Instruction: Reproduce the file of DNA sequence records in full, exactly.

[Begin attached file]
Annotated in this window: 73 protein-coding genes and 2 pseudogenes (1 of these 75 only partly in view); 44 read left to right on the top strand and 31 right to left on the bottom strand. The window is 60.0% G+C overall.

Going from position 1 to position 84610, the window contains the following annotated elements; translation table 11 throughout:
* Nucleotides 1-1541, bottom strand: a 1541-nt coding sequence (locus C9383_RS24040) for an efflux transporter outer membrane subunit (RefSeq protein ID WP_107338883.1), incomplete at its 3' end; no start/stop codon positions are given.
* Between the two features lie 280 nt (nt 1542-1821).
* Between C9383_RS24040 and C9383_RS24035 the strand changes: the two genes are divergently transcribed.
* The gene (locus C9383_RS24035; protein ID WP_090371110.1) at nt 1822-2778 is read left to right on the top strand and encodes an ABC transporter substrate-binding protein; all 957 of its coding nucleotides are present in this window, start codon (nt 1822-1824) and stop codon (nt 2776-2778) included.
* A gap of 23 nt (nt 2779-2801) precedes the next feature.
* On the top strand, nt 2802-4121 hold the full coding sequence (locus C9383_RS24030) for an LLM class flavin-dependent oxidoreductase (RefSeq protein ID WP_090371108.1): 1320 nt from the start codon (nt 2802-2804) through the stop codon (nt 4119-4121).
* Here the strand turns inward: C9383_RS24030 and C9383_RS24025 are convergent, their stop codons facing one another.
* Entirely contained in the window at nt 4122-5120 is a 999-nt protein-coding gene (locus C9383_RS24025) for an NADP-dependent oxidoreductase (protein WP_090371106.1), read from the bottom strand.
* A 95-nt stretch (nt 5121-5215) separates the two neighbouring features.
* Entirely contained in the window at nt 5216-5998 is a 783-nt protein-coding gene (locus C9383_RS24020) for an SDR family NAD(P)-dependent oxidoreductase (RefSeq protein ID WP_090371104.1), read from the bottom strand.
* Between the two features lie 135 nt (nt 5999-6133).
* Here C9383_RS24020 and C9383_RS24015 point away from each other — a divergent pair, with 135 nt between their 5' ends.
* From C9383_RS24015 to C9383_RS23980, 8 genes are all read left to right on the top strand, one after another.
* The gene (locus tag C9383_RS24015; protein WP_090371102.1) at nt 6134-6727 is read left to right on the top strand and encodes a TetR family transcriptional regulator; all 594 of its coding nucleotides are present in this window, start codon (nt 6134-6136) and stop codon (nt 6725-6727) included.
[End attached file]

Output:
Annotated in this window: 73 protein-coding genes and 2 pseudogenes (1 of these 75 only partly in view); 44 read left to right on the top strand and 31 right to left on the bottom strand. The window is 60.0% G+C overall.

Going from position 1 to position 84610, the window contains the following annotated elements; translation table 11 throughout:
* Nucleotides 1-1541, bottom strand: a 1541-nt coding sequence (locus C9383_RS24040) for an efflux transporter outer membrane subunit (RefSeq protein ID WP_107338883.1), incomplete at its 3' end; no start/stop codon positions are given.
* Between the two features lie 280 nt (nt 1542-1821).
* Between C9383_RS24040 and C9383_RS24035 the strand changes: the two genes are divergently transcribed.
* The gene (locus C9383_RS24035; protein ID WP_090371110.1) at nt 1822-2778 is read left to right on the top strand and encodes an ABC transporter substrate-binding protein; all 957 of its coding nucleotides are present in this window, start codon (nt 1822-1824) and stop codon (nt 2776-2778) included.
* A gap of 23 nt (nt 2779-2801) precedes the next feature.
* On the top strand, nt 2802-4121 hold the full coding sequence (locus C9383_RS24030) for an LLM class flavin-dependent oxidoreductase (RefSeq protein ID WP_090371108.1): 1320 nt from the start codon (nt 2802-2804) through the stop codon (nt 4119-4121).
* Here the strand turns inward: C9383_RS24030 and C9383_RS24025 are convergent, their stop codons facing one another.
* Entirely contained in the window at nt 4122-5120 is a 999-nt protein-coding gene (locus C9383_RS24025) for an NADP-dependent oxidoreductase (protein WP_090371106.1), read from the bottom strand.
* A 95-nt stretch (nt 5121-5215) separates the two neighbouring features.
* Entirely contained in the window at nt 5216-5998 is a 783-nt protein-coding gene (locus C9383_RS24020) for an SDR family NAD(P)-dependent oxidoreductase (RefSeq protein ID WP_090371104.1), read from the bottom strand.
* Between the two features lie 135 nt (nt 5999-6133).
* Here C9383_RS24020 and C9383_RS24015 point away from each other — a divergent pair, with 135 nt between their 5' ends.
* From C9383_RS24015 to C9383_RS23980, 8 genes are all read left to right on the top strand, one after another.
* The gene (locus tag C9383_RS24015; protein WP_090371102.1) at nt 6134-6727 is read left to right on the top strand and encodes a TetR family transcriptional regulator; all 594 of its coding nucleotides are present in this window, start codon (nt 6134-6136) and stop codon (nt 6725-6727) included.